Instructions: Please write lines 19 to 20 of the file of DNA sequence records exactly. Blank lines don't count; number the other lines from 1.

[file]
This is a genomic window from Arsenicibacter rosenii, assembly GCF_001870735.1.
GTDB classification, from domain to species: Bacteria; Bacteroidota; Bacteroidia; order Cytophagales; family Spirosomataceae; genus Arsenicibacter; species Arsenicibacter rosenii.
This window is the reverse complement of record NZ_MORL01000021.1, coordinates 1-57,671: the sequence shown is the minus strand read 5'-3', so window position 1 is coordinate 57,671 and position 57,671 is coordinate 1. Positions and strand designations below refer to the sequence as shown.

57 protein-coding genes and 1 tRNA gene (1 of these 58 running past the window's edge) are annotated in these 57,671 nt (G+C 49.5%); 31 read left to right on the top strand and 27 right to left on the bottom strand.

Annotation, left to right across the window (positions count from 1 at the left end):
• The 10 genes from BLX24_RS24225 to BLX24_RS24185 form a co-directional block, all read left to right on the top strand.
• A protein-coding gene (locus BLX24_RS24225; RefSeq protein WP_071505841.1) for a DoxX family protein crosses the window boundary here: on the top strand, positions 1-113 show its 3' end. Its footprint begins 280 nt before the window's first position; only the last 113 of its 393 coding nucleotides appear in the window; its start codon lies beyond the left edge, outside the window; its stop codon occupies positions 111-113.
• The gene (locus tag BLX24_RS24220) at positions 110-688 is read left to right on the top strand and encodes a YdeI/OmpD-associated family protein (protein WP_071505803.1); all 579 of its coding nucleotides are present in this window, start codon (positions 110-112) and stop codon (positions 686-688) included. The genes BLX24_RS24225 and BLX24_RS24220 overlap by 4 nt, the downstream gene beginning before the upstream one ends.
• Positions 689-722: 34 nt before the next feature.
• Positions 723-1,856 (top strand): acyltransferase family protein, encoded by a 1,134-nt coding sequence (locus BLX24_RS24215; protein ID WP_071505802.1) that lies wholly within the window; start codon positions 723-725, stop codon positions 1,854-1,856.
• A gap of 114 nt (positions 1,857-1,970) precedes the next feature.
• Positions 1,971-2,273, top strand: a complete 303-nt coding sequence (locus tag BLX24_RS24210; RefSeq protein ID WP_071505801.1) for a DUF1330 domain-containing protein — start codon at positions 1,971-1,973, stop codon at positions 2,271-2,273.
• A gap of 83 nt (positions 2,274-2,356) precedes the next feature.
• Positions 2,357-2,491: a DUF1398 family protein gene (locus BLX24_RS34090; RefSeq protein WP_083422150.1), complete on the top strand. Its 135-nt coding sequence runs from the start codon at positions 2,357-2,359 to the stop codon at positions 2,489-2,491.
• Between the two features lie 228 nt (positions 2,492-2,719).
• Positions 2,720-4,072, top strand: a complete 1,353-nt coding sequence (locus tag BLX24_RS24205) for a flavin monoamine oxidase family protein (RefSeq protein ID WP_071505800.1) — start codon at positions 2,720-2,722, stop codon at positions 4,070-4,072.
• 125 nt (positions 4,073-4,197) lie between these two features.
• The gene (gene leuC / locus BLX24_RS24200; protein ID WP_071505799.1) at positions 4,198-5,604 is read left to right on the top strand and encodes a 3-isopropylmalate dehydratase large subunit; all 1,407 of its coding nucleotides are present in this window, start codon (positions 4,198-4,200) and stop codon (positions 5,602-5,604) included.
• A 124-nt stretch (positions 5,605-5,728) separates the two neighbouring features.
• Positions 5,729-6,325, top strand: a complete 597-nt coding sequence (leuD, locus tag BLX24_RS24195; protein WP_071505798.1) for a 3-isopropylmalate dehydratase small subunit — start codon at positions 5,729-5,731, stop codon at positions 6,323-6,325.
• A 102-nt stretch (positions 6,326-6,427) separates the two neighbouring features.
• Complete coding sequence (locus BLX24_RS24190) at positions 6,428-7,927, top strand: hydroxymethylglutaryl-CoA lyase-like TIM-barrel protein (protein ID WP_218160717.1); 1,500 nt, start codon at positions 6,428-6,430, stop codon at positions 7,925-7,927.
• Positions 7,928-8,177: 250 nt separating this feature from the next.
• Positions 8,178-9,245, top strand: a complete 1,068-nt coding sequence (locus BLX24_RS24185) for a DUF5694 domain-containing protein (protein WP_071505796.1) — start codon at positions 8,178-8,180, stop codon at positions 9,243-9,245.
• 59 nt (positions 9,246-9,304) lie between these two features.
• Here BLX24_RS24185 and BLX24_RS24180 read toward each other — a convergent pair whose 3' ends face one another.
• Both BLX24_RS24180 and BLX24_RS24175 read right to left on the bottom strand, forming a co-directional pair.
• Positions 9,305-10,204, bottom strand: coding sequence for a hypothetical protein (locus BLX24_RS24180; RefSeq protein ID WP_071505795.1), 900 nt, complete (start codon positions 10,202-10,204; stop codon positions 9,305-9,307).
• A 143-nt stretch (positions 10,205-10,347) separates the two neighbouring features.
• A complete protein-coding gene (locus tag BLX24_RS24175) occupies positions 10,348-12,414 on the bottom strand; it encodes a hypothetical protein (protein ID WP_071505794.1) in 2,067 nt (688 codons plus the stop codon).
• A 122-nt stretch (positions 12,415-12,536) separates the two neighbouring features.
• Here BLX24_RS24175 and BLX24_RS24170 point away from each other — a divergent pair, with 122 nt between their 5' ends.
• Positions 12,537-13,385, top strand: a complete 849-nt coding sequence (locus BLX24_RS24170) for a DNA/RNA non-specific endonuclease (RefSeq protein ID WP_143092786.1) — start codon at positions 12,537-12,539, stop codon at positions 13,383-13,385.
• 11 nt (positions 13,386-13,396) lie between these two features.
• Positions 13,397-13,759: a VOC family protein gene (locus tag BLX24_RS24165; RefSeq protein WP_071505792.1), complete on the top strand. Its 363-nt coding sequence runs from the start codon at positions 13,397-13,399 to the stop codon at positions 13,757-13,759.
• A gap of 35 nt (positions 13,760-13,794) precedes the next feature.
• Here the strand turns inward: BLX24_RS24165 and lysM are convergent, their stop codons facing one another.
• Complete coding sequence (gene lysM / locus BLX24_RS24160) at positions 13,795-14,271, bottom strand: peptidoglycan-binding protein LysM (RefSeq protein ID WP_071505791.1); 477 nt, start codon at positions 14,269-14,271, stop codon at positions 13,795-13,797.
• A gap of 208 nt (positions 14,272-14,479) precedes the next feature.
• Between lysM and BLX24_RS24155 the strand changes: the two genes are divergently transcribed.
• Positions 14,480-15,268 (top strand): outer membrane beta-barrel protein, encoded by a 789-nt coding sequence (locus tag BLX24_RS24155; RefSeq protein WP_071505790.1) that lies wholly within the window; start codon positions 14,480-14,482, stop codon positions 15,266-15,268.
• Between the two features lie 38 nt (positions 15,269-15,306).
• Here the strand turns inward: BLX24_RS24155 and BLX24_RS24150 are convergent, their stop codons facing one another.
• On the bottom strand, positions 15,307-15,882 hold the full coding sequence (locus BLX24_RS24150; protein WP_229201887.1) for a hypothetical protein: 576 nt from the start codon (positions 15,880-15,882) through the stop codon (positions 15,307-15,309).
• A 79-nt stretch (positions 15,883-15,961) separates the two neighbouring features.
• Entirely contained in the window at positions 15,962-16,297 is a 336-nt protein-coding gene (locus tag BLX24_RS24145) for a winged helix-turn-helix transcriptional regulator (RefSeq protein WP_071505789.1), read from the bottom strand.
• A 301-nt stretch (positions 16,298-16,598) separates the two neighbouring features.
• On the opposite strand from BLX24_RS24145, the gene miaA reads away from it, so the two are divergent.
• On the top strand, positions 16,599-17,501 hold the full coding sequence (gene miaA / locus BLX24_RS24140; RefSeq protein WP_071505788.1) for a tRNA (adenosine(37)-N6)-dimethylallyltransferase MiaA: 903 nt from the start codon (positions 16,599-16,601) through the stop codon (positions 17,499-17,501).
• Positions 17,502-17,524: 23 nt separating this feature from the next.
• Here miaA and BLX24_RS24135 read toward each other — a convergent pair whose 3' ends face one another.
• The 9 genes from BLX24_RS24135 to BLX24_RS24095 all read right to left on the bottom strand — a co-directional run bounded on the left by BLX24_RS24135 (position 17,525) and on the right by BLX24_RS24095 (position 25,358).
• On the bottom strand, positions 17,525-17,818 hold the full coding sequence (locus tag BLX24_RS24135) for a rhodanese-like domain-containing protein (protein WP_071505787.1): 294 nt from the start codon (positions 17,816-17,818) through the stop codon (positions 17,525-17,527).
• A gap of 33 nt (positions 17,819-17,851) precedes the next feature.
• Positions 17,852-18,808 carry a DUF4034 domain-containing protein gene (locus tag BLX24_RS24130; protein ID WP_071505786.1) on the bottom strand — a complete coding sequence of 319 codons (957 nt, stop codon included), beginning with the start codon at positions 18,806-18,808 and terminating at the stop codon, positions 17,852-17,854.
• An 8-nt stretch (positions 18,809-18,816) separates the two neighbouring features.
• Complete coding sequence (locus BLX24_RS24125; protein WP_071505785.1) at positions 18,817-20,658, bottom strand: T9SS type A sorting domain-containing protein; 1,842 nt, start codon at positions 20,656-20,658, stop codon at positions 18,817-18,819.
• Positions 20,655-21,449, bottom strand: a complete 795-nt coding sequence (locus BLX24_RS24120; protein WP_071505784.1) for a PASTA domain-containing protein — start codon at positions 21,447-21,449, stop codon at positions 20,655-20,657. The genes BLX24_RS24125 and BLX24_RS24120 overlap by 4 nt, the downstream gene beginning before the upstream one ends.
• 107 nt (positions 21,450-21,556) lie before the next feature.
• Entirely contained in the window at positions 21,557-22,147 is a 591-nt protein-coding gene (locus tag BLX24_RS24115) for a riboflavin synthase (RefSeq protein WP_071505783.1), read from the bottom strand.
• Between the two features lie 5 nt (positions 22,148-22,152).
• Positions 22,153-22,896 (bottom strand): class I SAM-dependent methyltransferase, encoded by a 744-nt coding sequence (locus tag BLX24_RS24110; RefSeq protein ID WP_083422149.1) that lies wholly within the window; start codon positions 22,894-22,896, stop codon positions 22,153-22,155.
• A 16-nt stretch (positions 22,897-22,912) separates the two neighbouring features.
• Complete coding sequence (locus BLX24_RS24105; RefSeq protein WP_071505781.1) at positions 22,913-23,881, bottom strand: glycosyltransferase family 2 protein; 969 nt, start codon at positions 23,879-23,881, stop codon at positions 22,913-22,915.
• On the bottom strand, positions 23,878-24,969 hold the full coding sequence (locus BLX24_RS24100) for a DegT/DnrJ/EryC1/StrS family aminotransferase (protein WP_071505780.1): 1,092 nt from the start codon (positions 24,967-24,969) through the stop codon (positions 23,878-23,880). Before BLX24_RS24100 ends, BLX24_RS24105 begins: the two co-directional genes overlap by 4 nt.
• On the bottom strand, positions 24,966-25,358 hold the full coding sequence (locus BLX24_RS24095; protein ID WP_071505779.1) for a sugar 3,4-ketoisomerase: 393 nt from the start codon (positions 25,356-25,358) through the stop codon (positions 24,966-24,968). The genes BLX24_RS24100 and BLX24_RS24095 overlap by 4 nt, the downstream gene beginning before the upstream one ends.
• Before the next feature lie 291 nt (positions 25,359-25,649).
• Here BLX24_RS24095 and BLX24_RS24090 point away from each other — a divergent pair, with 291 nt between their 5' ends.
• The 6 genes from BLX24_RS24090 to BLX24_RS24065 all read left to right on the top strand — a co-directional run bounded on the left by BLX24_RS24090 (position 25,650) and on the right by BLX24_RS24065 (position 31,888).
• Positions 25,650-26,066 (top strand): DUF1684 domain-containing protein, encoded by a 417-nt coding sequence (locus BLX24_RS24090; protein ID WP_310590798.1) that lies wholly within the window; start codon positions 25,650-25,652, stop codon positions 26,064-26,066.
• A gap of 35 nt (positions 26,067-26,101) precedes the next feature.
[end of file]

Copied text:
• A 124-nt stretch (positions 5,605-5,728) separates the two neighbouring features.
• Positions 5,729-6,325, top strand: a complete 597-nt coding sequence (leuD, locus tag BLX24_RS24195; protein WP_071505798.1) for a 3-isopropylmalate dehydratase small subunit — start codon at positions 5,729-5,731, stop codon at positions 6,323-6,325.